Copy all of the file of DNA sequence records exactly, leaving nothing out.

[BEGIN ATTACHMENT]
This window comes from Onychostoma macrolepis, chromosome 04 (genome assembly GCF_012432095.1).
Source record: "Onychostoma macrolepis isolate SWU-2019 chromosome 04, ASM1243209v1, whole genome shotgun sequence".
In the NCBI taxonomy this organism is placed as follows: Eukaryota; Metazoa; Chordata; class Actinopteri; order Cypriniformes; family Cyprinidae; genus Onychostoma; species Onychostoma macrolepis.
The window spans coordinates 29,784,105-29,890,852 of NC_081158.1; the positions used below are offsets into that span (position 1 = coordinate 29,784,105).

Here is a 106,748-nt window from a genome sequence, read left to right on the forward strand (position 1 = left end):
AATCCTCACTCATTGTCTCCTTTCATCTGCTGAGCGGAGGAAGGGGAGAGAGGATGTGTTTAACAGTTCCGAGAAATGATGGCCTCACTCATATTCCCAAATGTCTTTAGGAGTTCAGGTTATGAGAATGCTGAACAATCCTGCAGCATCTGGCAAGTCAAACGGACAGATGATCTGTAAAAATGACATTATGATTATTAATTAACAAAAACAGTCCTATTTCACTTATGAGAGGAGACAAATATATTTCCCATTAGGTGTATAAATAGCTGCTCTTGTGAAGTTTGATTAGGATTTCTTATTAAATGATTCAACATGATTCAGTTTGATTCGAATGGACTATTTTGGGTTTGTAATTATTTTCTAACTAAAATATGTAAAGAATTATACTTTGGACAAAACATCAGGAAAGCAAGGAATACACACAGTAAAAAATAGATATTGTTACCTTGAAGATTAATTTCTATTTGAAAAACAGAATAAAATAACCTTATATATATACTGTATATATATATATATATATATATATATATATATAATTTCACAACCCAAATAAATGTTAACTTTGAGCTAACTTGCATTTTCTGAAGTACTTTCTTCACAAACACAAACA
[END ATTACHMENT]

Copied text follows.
This window comes from Onychostoma macrolepis, chromosome 04 (genome assembly GCF_012432095.1).
Source record: "Onychostoma macrolepis isolate SWU-2019 chromosome 04, ASM1243209v1, whole genome shotgun sequence".
In the NCBI taxonomy this organism is placed as follows: Eukaryota; Metazoa; Chordata; class Actinopteri; order Cypriniformes; family Cyprinidae; genus Onychostoma; species Onychostoma macrolepis.
The window spans coordinates 29,784,105-29,890,852 of NC_081158.1; the positions used below are offsets into that span (position 1 = coordinate 29,784,105).

Here is a 106,748-nt window from a genome sequence, read left to right on the forward strand (position 1 = left end):
AATCCTCACTCATTGTCTCCTTTCATCTGCTGAGCGGAGGAAGGGGAGAGAGGATGTGTTTAACAGTTCCGAGAAATGATGGCCTCACTCATATTCCCAAATGTCTTTAGGAGTTCAGGTTATGAGAATGCTGAACAATCCTGCAGCATCTGGCAAGTCAAACGGACAGATGATCTGTAAAAATGACATTATGATTATTAATTAACAAAAACAGTCCTATTTCACTTATGAGAGGAGACAAATATATTTCCCATTAGGTGTATAAATAGCTGCTCTTGTGAAGTTTGATTAGGATTTCTTATTAAATGATTCAACATGATTCAGTTTGATTCGAATGGACTATTTTGGGTTTGTAATTATTTTCTAACTAAAATATGTAAAGAATTATACTTTGGACAAAACATCAGGAAAGCAAGGAATACACACAGTAAAAAATAGATATTGTTACCTTGAAGATTAATTTCTATTTGAAAAACAGAATAAAATAACCTTATATATATACTGTATATATATATATATATATATATATATATATATAATTTCACAACCCAAATAAATGTTAACTTTGAGCTAACTTGCATTTTCTGAAGTACTTTCTTCACAAACACAAACA